Ali Forney Center Wins $1MM in Fed Grants

Carl Siciliano, executive director of the Ali Forney Center. | DONNA ACETO

Carl Siciliano, executive director of the Ali Forney Center. | DONNA ACETO

The Ali Forney Center, the nation’s largest agency serving homeless LGBT youth, will receive more than $1 million in federal grants to address domestic and sexual violence, substance abuse, and mental health challenges affecting its client population. AFC serves an estimated 1,400 clients annually and operates 10 housing sites citywide as well as a 24-hour drop-in center in Harlem.

The grants were announced in a release from West Side Congressmember Jerrold Nadler and Carl Siciliano, AFC’s executive director. “LGBTQ youth are at particular risk of ending up on the street, often being ostracized and cast out of their homes for simply being who they are,” Nadler noted.

In an interview, Siciliano explained that prior to President Barack Obama taking office 2009, there was essentially no direct federal support for programs serving LGBT youth. In the half-dozen years after its founding in 2002, the only federal dollars AFC enjoyed came via block grants administered by the city –– either from the Housing Opportunities for People With AIDS program (HOPWA) or the Ryan White AIDS CARE Act.

Money will strengthen social services provided at Harlem drop-in center

When Obama announced a 10-year plan to end homelessness in 2010, LGBT youth were among three historically disenfranchised populations targeted as priorities. The following year, AFC won a variety of grants that made it possible to begin planning the 24-hour drop-in center it now operates at 125th Street and St. Nicholas Avenue.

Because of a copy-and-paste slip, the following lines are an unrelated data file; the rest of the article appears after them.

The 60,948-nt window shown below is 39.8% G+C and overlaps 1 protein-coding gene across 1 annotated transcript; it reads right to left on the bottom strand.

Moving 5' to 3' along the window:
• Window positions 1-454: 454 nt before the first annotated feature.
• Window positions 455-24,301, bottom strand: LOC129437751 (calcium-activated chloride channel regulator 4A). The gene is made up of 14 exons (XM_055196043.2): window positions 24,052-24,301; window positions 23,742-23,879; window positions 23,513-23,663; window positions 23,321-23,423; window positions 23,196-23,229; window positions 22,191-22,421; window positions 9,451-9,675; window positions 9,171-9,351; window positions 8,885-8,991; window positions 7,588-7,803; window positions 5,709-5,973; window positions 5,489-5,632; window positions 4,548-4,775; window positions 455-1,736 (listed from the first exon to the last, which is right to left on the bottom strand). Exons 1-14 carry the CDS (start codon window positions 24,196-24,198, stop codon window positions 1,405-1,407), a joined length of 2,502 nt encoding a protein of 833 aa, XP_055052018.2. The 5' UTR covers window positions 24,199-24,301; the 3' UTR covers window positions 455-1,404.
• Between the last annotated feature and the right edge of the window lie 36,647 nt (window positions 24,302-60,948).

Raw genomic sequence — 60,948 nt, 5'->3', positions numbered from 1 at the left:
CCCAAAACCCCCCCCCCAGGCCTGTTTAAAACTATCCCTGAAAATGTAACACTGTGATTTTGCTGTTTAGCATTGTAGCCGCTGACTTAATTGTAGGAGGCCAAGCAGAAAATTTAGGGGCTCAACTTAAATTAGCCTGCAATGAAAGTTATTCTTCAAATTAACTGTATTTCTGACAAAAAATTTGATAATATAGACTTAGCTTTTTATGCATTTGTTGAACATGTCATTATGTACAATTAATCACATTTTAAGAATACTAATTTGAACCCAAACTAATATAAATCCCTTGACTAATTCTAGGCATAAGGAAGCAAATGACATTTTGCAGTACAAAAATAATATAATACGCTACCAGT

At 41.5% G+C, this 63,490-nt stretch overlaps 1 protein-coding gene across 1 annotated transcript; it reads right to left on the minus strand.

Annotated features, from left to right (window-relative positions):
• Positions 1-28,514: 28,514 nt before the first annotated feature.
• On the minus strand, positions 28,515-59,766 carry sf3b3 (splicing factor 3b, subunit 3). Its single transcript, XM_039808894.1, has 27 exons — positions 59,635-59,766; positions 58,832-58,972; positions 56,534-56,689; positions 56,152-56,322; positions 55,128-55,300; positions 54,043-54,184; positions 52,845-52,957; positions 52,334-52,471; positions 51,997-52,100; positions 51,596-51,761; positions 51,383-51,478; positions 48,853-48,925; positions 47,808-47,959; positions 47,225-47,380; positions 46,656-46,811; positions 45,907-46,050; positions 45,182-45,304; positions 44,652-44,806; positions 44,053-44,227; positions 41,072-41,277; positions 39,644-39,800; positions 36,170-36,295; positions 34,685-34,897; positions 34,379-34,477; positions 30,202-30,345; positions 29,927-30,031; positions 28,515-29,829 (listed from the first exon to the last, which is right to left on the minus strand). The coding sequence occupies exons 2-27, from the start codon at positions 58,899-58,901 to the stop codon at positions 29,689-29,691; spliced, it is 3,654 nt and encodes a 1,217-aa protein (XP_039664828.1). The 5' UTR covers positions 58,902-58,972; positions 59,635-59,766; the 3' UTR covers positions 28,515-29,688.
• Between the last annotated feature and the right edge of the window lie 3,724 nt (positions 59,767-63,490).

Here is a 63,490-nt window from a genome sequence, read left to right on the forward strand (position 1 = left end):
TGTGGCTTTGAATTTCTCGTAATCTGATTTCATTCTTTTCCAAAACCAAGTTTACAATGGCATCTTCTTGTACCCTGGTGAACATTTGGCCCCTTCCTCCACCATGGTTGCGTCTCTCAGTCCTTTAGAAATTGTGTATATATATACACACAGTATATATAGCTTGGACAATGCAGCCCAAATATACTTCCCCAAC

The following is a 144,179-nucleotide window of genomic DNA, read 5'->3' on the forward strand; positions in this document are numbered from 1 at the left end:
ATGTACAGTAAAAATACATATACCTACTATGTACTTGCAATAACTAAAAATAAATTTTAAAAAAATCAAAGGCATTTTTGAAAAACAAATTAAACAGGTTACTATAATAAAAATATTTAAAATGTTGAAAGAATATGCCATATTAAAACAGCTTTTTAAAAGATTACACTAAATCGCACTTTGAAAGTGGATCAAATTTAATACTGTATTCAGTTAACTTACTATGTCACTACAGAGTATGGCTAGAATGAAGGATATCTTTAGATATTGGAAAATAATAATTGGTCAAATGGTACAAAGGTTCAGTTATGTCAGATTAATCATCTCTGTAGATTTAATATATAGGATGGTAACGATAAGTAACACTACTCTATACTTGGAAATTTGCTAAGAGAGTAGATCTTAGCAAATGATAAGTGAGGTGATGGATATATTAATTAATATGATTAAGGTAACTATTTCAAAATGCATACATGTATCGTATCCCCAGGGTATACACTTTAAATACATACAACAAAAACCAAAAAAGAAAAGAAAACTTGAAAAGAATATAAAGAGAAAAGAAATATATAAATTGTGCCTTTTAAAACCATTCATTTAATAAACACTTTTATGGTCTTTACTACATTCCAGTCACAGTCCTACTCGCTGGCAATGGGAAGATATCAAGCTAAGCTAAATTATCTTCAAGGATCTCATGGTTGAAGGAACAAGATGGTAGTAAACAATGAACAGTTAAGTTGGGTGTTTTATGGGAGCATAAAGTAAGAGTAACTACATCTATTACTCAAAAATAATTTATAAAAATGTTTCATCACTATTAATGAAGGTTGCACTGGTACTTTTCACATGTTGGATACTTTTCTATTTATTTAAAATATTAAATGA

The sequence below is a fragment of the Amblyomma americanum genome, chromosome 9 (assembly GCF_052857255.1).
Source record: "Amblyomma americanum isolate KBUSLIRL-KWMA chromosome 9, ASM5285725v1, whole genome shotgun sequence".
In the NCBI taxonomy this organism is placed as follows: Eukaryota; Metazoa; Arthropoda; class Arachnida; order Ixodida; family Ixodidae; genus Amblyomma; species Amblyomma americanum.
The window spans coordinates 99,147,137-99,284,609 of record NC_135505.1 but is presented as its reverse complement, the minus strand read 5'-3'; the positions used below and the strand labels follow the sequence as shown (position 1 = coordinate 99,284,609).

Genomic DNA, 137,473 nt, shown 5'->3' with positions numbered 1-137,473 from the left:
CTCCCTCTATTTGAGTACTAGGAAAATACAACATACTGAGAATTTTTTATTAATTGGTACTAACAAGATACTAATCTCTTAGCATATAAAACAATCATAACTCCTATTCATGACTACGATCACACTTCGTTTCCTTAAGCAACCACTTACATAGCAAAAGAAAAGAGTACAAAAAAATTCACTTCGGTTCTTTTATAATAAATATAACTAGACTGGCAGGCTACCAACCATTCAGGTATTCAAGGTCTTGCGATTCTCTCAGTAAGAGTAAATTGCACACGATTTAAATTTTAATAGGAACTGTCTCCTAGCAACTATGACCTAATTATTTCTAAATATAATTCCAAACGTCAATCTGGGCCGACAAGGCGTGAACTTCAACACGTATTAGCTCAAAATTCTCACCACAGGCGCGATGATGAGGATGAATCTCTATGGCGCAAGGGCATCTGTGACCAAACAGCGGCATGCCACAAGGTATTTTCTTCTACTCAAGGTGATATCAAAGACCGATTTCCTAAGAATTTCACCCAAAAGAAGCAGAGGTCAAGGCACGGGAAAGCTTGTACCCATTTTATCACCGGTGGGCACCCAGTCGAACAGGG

By the time those grants ended in 2014, however, the fiscal climate in Washington had constricted, likely due to the sequestration of funds that resulted from the Capitol Hill budget wars. Even though AFC scored higher on their applications than three years earlier, the agency saw a loss of about $1 million last year out of a total revenue stream for the year ending June 30, 2014 of just over $7.1 million.

“Losing $1 million last year was tough,” Siciliano said, noting that the bulk of the money lost paid for services at the 24-hour center. “Almost all of the new money will go toward services at the drop-in center,” he said.

Of the roughly $1 million, just over $330,000 is targeted for victims of human trafficking. An estimated 25 percent of homeless youth have been victims of trafficking, according to the Nadler-Siciliano release. Just under half a million dollars comes in a grant to do substance abuse and mental health treatment and to provide HIV testing. And about a quarter of a million dollars is going to AFC to serve youths who have been victims of sexual assault and domestic violence.

Siciliano welcomed what he said has become “a lot of noise out there about youth homelessness.” In addition to the new attitude at the White House over the past seven years, he credited the work of a coalition AFC is heading, the National Campaign for Youth Shelter, as well as the work of Cyndi Lauper’s True Colors Fund, the National Network for Youth, and the National Alliance to End Homelessness.

Still, Siciliano noted, of all federal expenditures on homelessness, only about five percent goes to serve unaccompanied youth. Nationwide, there are still only about 4,000 beds to shelter an estimated half-million homeless youth.

One area he said needs particular focus are the needs of homeless youth 21-24, for whom there are few options besides adult shelters, which are dangerous and put them into a population of chronically homeless adults. Pointing to AFC’s success in seeing 75 percent of its transitional housing population enrolled in college, Siciliano said programs tailored to the older youth population could yield far better outcomes for them than chronic homelessness.

AFC is currently consulting with other advocates on ways to lobby for this population, but Siciliano knows already that it will be one of his agency’s priorities as it looks to the city’s June 2016 budget negotiations.